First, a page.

56 years ago today a hurricane was raining itself out over the Blue Ridge Mountains. In Boone, NC, Linville River number 9 waited in the rain with combine car 15 and probably a few freight cars.
At 7:20 in the morning Engineer Sherman Pippin opened the throttle, Conductor Cy Crumley hopped up the steps of the combine, and the last train ever departed Boone, leaving 14 freight cars behind in the yard. "Escaped from Boone" would be also an appropriate way to describe this departure, since rain was coming down in sheets. The ground, saturated from days of wet weather, could no longer absorb the rapidly falling water, so it cascaded down the mountainsides, swelling streams and rivers. At Shulls Mills, the train waded through 2 feet of water (try doing THAT with a diesel), and passed Grandfather Mountain where it looked like the entire mountainside was a giant waterfall.
The crew knew in their hearts that they were making the last trip, because the line they were passing over had made little money, and the damage this flood would cause would seal the fate of the Linville River Railway. The rain continued unabated through the day as the train made its trip to Johnson City and began its return into the mountains. As they began the climb up into Cranberry Gap, a man flagged the train down and told the crew they were heading into a washout. As they began backing toward Cranberry, they encountered another, where a culvert had failed. So number 9's journey ended on the hill between Cranberry and the Gap.
"Tweetsie Tales" tells of how much rain fell in the period ending at 5 pm on August 13, 1940, it also tells that several more inches fell between 5 and 6 in an intense cloudburst. My father, who was 13 then, has shown me how high the water got in North Wilkesboro. The flood's effects were visible for months, and the memories lasted for the lives of those who experienced it.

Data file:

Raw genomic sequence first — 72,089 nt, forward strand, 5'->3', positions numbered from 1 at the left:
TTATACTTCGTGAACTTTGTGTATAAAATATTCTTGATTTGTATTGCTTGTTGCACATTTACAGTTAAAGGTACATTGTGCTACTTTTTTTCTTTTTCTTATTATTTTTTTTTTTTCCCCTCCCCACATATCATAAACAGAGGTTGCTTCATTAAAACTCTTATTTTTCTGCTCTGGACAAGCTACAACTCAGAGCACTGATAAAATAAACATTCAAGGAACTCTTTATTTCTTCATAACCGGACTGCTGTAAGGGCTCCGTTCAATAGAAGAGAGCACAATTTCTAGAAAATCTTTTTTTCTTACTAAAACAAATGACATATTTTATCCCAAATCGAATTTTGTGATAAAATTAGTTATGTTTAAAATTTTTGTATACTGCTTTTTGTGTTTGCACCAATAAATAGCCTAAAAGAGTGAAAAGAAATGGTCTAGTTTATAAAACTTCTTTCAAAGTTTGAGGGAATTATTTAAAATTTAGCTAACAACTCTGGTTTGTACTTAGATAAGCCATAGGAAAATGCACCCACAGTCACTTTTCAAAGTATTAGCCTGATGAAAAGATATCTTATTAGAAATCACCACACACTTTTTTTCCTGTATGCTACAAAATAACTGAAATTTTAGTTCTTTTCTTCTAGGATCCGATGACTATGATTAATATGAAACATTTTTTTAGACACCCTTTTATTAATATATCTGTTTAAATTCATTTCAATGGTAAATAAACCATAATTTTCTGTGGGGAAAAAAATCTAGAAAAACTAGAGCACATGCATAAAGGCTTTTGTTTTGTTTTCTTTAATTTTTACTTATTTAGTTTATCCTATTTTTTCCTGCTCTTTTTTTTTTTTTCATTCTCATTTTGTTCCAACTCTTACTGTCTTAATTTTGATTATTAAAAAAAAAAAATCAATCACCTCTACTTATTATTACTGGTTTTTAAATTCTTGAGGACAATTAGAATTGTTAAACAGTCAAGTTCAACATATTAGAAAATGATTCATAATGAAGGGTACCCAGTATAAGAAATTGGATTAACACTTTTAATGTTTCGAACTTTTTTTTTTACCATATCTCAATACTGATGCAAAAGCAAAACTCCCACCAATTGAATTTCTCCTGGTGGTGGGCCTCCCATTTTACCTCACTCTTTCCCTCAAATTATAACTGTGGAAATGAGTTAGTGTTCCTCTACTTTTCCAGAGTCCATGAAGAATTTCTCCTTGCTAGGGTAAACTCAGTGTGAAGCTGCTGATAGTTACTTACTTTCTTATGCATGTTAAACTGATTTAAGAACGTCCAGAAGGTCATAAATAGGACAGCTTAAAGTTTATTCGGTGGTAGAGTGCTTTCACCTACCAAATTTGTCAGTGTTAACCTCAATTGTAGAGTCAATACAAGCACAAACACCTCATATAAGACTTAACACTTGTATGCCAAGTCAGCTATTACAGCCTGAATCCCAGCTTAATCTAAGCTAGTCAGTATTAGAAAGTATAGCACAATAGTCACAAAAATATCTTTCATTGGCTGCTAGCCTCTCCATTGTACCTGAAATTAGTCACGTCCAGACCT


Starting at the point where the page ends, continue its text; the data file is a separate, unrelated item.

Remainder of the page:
Hurricane floods have wreaked havoc upon railroads time and again. In 1955, Diane rained itself out in the Poconos of Pennsylvania, washing out substantial parts of the Lackawanna, precipitating its merger with the Erie. In 1972, Agnes made a great commotion in the Northeast in general, causing major damage to the Chessie, Penn Central, Lehigh Valley, Erie Lackawanna and others, driving the EL into bankrupcy, and became a factor in the creation of Conrail. And last year we saw flooding in the Blue Ridge above the Shennandoah Valley in Virginia that isolated many mountain communities, reminding us of nature's power.
Boone never saw another train. The ET&WNC filled in the culvert, freeing number 9 and combine 15; trucked motor car 1 to Boone to begin emptying the yard. The freight cars were removed by truck in September and October, 1940. Aerial photos at the National Archives, attest to this fact. Track was probably not removed until spring, 1941, after the ICC approved the LR abandonment. We all know the rest of the story.
Sources: Tweetsie Country, Extra South, Tweetsie Tales, Summer 1991
Stemwinder. National Archives, and a little imagination.
"Overmountain Press has reissued the book on the 1916 floor which involved two hurricanes (one from the gulf that struck Mobile first and a second which came in from the Atlantic) which stalled over western North Carolina. Supposedly 24+ inches fell in 24 hours. The book chronicles Southern RRs efforts in restoring the lines. Three of the four lines into Asheville were cut for several months and the only line remaining open was the one from Atlanta to Murphy, NC and then east into Asheville. Lee Medford from Altapass told me the story when he was a boy and the trees sounded like shotgun shells because they were being snapped in two as they crashed down the mountain sides. The water was causing entire hillsides to slide as mud avalanches down the sides of mountains. Anyway, the book describes the recovery effort and has actual photographs of the flood scenes."BACK to ETWNC